Fox News correspondent sets aside politics to talk baseball and God

Author Ed Henry to return to Rehoboth Beach Sept. 3
August 17, 2017

A steady flow of curious visitors popped their heads into Browseabout Books Sunday morning to chat with friendly FOX News correspondent Ed Henry and to grab a signed copy of his new book, "42 Faith: The Rest of the Jackie Robinson Story."

Henry, a lifelong Yankees fanatic from Astoria, Queens, seemed to enjoy the kind-hearted baseball trivia sparring that occurred as people probed his knowledge of the game with increasingly obscure facts and statistics.

"People around here are passionate about their politics and their baseball," said Henry.

Henry wasn't there to peddle politics or push any partisan agenda. He said, "I think now more than ever, when there's so much division in the country, particularly over politics, what better story than Jackie Robinson - a man who brought so many people together?

"This is a book about how I think Jackie's faith in God was the secret ingredient that helped him overcome discrimination," said Henry.

Henry first began thinking about writing the book in 2007. He was trying to leave a stuffy Washington, D.C. dinner party early one night to catch the end of the World Series, only to be stopped by a fellow guest. The woman delivered a curious message that the journalist and the baseball fan in Henry could not resist. She told him her father-in-law had played a major role in baseball history, but the story had never been told.

This tenuous-at-best clue led Henry to discover that Jackie Robinson's manager Branch Rickey was unsure about signing Robinson. He confessed these doubts to a minister, the father-in-law of Henry's dinner companion. Henry was compelled to follow this story.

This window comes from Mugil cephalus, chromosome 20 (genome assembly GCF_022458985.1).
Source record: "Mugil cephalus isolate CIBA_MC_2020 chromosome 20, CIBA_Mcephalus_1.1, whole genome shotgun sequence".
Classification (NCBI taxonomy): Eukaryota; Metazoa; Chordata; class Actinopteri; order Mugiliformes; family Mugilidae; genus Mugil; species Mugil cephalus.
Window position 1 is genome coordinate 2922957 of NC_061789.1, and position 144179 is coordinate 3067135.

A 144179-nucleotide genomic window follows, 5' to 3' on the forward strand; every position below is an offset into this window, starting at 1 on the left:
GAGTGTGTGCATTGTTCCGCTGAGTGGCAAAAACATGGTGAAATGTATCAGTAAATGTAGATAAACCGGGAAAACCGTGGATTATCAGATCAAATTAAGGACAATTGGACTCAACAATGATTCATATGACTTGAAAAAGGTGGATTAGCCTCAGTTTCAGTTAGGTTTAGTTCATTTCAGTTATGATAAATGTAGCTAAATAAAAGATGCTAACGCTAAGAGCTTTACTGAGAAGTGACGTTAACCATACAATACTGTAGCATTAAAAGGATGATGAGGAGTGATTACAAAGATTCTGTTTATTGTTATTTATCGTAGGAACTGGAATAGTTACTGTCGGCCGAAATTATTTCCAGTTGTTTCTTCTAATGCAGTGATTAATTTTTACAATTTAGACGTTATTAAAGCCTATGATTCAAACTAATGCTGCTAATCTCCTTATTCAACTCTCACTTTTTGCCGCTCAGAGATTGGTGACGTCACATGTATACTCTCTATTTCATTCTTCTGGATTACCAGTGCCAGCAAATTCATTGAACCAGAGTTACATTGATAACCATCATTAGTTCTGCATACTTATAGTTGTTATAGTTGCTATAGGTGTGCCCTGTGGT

Through this previously unknown story and through previously unpublished papers in Robinson's collection at the Library of Congress, Henry learned more about how both men’s faith played a role in the story. He said, "I found that faith in god was sort of the secret ingredient that helped Rickey decide to sign Jackie, but maybe more importantly the secret ingredient that helped Jackie overcome all the discrimination," said Henry.

"You had a white man and a black man, men of different generations. Rickey was much older than Jackie. They came of age from different parts of the country. Jackie comes of age in Pasadena. Rickey grows up on a farm in Ohio on the Kentucky border. These two men could not have been more different, and yet what brought them together was two things: baseball and a deep faith in God," said Henry. He describes baseball and faith in God as two pillars of this country.

"Nobody really dove deep on how faith was what intertwined these two men, and that's what I really believe. I don't say it to proselytize, and what I respect about Jackie's faith among other things is that Jackie didn't wear it on his sleeve. So I think a lot of people didn't really know that Jackie's faith was that important to him," said Henry.

While interviewing Robinson's widow Rachel Robinson for the book, Henry learned that after playing at Ebbets Field in Brooklyn every day, the legendary baseball player used to ride the subway home to his tiny apartment in Manhattan where he would get down on his knees and pray to God.

"That detail struck with me. Here's this guy who became not just a sports hero but a civil rights icon, and yet he knew there was a higher being that he needed to strive for, reach out to, and he knew he was imperfect. And yet, even though he was imperfect, he was a pretty darn good guy who didn't just make himself famous, but he lifted up so many other people. I think that's the ultimate legacy that Jackie leaves behind, what he did for so many other people," said Henry.

Henry told another story in which he was interviewing President Obama, whom he told about his book, and that he was about to interview Rachel Robinson. Henry swore Obama gave him this message to give Robinson's widow: He sees a straight line between what Robinson did in '47 to his being the White House.

The book "42 Faith" was released April 4 at the start of the baseball season at Dodgers Stadium, where a statue of Jackie Robinson was unveiled.

Browseabout Books announced that Henry will appear for a repeat book signing event from 9 to 11 a.m., Sunday, Sept. 3.

Henry has also been invited to do a book signing at Yankee Stadium later this season.